Dear Stathis,

    For an alternative approach to dualism see:

Kindest regards,


----- Original Message ----- 
From: "Stathis Papaioannou" <[EMAIL PROTECTED]>
Sent: Saturday, January 17, 2004 12:40 AM
Subject: RE: dualism

> On 17 January 2004 Doug Porpora wrote:
> *quote*
> Norman and Bruno:  I myself am not defending a dualist position (body +
> soul, mind, whatever).  I am prepared to say the body is the only
> that exists.  That does not mean its behavior is explainable in terms of
> physics alone.
> Yes, I would say that whenever we think anything, our brains are doing
> something.  It may just be though -- and i think it is -- that our brains
> give us the capacity to engage in linguistic behavior that is itself
> non-physical.  Whether an idea is logical or illogical, whether it is
> relevant or off the point, whether or not an essay is disorganized -- 
> are not physical properties.  I  cannot even fathom what it would mean to
> say there is a physical state that is the irrelevance of a point.
> *end quote*
> I don't see how anyone could seriously suggest that a physical description
> of the brain is the "same thing" as the subjective experience arising from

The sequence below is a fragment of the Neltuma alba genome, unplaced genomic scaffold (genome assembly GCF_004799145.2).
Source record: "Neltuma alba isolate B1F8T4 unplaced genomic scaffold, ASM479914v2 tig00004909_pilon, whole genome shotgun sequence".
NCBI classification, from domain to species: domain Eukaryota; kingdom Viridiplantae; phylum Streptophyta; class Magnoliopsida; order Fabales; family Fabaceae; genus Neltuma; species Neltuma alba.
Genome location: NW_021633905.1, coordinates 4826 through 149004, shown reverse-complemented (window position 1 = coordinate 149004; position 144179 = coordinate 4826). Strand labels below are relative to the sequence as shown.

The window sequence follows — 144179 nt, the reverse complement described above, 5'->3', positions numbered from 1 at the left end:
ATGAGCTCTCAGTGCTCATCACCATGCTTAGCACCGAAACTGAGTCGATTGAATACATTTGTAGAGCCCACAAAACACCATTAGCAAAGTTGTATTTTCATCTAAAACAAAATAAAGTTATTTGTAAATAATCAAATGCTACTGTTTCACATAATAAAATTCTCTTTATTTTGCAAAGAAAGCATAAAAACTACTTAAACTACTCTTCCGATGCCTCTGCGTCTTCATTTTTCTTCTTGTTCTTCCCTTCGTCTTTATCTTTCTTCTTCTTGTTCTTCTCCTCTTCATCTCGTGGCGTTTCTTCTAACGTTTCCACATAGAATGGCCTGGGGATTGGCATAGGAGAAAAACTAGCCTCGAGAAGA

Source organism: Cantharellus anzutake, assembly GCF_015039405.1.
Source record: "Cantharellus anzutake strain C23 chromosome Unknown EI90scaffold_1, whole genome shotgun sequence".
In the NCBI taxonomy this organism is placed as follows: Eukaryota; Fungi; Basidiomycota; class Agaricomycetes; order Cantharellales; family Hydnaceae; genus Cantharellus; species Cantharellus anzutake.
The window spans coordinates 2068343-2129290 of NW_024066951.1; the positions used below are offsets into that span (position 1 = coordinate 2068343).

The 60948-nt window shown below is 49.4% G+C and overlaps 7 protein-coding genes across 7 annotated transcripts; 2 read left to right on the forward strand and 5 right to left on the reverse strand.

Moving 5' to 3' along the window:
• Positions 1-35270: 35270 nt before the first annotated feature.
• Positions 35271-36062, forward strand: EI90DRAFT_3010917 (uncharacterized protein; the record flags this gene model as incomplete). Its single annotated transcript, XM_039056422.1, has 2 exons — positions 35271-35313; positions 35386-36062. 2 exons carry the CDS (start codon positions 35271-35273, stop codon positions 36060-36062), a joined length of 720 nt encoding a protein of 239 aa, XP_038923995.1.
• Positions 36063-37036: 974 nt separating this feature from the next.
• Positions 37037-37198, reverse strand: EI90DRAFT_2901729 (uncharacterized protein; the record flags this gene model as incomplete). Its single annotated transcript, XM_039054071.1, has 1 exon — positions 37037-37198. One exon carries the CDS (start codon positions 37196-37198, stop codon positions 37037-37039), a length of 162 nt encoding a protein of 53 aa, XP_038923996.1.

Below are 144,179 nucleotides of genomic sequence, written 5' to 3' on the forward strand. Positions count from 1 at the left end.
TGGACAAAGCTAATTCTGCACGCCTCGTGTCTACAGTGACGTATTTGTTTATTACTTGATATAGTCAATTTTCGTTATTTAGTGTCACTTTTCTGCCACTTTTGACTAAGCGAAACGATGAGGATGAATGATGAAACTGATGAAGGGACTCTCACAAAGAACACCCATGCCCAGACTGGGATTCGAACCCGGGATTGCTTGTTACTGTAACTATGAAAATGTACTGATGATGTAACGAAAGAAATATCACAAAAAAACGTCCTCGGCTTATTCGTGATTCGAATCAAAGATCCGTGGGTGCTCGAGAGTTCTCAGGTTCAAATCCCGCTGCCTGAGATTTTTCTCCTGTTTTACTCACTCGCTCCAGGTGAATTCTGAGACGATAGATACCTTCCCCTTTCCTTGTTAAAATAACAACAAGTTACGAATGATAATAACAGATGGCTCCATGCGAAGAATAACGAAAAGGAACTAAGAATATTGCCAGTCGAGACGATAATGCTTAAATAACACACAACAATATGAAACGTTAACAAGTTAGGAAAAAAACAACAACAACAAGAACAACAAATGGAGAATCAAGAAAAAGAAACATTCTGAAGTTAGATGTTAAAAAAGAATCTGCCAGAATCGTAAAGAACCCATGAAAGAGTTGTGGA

> that brain state, and I don't think that denying this alone makes one a
> dualist. My idea of a dualist is someone who claims that there is a
> mystical, non-physical something-or-other, distinct from the brain
> perhaps residing in it, which is responsible for some or all our (more
> noble, usually) thoughts and feelings. This (implicit) belief appears to
> surprisingly widespread among laypeople, as I have occasion to discover in
> my work talking to patients with severe psychotic illnesses, such as
> schizophrenia. They refuse to take medication because, they argue, how can
> chemical changes in the brain possibly have any bearing on their thoughts
> and feelings? "I now know it was silly to believe that my family had been
> replaced by aliens, doctor, because I have thought about it rationally -
> because of the medication they gave me in hospital. If the chemical
> imbalance in my brain comes back, as you say, it won't make me believe
> things again because I know they aren't true. And anyway, if I did believe
> something weird, I wouldn't stop believing it just because of some
> medication". So they stop treatment, and are soon back in hospital with
> exactly the same symptoms. I have sometimes wondered whether pre-existing
> familiarity with the mind/body debate would make any difference to a
> patient's prognosis: there's a novel use for philosophy!
> Stathis Papaioannou
> Melbourne, Australia
> _________________________________________________________________
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